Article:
HOUSING AND THE MACROECONOMY: THE ITALIAN CASE Guido Bulligan* - PowerPoint PPT Presentation

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HOUSING AND THE MACROECONOMY: THE ITALIAN CASE Guido Bulligan*

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  1. HOUSING AND THE MACROECONOMY:THE ITALIAN CASEGuido Bulligan* Paris, 3-4 December 2009 “The Macroeconomics of housing markets” Session 1A: Housing and the business cycle - Domestic features * Bank of Italy, Department of Economic Outlook and Monetary Policy Studies

  2. Motivations Rising housing prices, indebtedness and imbalances (graphs) • Real house prices in Italy have increased by 40% since last cyclical trough • Households debt (as % of GDP) has doubled in the last 10 years Local nature of housing markets, cross-country heterogeneity (graphs) • High home-ownership rate (72%) • Low (but increasing) level of indebtedness of Italian households • Incomplete housing finance markets (products variety, transaction costs) Empirical evidence • Existing empirical evidence mainly focused on Anglo-saxon countries

  3. Aim of the paper Searching for stylized facts of the Italian housing market • Over the cycle: growth cycle approach • In reaction to a monetary policy shock: SVAR analysis

  4. The Housing market Cycle: descriptive statistics

  5. The Housing market Cycle: GC approach Focus on cycles as deviationd from trend: • Cycle defined as fluctions with period between 3 and 10 years as shortest cycle is 26 quarters and longest is 46 quarters • Use of band pass filter (Baxter and King)

  6. The Housing market Cycle: Synchronization I Lead/lag relationships analyzed through cross-correlations • Residential investment leads real house price by 3 quarters • GDP and demand components (C and I not shown) lead house price by 7 quarters • Inflation and policy rate lead house price by 1 and 3 quarters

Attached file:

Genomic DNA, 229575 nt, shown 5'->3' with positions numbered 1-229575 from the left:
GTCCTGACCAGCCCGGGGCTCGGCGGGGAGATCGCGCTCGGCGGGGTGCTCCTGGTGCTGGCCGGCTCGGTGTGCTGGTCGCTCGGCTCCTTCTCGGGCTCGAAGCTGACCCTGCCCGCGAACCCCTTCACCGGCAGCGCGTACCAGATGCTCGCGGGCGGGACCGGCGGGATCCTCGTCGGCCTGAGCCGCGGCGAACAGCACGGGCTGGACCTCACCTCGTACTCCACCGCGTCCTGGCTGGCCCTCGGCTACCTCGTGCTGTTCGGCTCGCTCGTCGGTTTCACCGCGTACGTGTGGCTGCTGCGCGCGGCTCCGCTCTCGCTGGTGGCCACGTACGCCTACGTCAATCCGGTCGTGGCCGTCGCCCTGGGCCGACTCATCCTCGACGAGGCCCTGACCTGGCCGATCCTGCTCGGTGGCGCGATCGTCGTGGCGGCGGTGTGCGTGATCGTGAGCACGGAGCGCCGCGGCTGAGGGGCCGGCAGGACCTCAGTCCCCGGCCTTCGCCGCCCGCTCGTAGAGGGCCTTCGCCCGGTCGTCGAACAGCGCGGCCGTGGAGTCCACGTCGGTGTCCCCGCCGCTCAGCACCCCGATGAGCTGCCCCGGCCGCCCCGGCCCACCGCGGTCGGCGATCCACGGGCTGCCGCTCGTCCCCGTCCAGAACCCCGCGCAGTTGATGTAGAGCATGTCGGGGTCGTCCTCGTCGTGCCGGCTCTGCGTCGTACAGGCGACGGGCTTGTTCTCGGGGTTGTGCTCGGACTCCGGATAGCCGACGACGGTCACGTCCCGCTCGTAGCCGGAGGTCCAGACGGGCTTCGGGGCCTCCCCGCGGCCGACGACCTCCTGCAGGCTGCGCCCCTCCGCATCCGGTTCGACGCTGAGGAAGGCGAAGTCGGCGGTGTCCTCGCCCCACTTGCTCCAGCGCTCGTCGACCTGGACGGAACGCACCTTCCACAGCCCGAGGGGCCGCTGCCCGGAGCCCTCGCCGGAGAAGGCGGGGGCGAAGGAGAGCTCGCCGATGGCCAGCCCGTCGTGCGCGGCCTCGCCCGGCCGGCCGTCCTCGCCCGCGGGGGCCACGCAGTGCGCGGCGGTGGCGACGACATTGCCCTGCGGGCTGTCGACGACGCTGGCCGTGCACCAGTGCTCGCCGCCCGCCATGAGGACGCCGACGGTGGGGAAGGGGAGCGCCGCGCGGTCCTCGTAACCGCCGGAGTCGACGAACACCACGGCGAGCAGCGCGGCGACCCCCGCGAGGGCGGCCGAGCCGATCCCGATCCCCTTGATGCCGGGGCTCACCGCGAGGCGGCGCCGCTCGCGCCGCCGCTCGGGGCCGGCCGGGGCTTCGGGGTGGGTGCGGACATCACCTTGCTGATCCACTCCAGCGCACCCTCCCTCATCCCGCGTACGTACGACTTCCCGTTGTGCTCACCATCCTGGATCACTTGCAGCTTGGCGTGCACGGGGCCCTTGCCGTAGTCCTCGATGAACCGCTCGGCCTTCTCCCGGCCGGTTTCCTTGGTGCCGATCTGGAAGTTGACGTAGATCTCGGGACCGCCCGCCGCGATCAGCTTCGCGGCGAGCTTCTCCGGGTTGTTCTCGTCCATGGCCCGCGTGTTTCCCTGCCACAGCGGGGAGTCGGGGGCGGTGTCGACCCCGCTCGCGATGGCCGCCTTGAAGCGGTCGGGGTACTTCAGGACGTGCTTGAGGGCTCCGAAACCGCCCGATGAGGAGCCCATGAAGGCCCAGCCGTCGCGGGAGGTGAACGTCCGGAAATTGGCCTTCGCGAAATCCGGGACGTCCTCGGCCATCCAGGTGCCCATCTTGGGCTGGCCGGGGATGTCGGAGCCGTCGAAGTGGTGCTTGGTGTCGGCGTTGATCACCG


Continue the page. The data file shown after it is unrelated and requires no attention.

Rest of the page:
7. The Housing market Cycle: Synchronization I Lead/lag relationships analyzed through cross-correlations • GDP and demand components (C and I not shown) lead res. inv. by 2 quarters • Inflation and policy rate lag house res. inv. By 1 and 4 quarters

  8. The Housing market Cycle: Synchronization II Lead/lag relationships analyzed through cross- concordance • Residential investment lead real house price by 5 quarters • GDP and demand components (C and I not shown) lead house price by 7 quarters • Inflation and policy rate lead house price by 5 and 1 quarters

  9. The Housing market: SVAR analysis I • VARIABLES: • Endogenous: CPI, GDP, Nominal House price index (PH)*, real residential investment (INV), Policy rate (P.rate)** • Exogenous: dummy variables, World commodity price index • DATA • Quarterly data 1990-2008 • All variables (except policy rate) in log-levels • IDENTIFICATION • Recursive (Cholesky) • Sign restrictions on impulse-reponses • Notes: • * In the following graphs, the response of real house price is obtained by construction • ** P. rate is the bank of Italy repo rate until 1999 and rate on main refinancing operation of ECB from 1999

  10. The Housing market: SVAR analysis I

  11. The Housing market: SVAR analysis I

  12. The Housing market: SVAR analysis II

  13. The Housing market: SVAR analysis At business cycle horizons, monetary policy shocks account between 10 and 15% of variance of residential investment and around 10% of variance of nomina house price but less then 10% of variance of real house prices

  14. Conclusions To summarize: • Housing cycles are longer than cycles in macro variables • Housing cycles are asymmetric in terms of duration, intensity and price adjustment • GDP and components lead housing cycle • Inflation and interest rates are more coincident • Monetary policy shocks have modest but significant and long-lasting effects on housing variables (maximum impact between 0.2% and 1% for res. investment and between 0.1% and 0.5% for real house price) • Monetary policy shocks explains around 10-20 percent of variability of housing variables at the 2-5 years horizons their role is insignificant at shorter horizons

  15. House price and residential investment (back)

  16. Cross-country heterogeneity (back)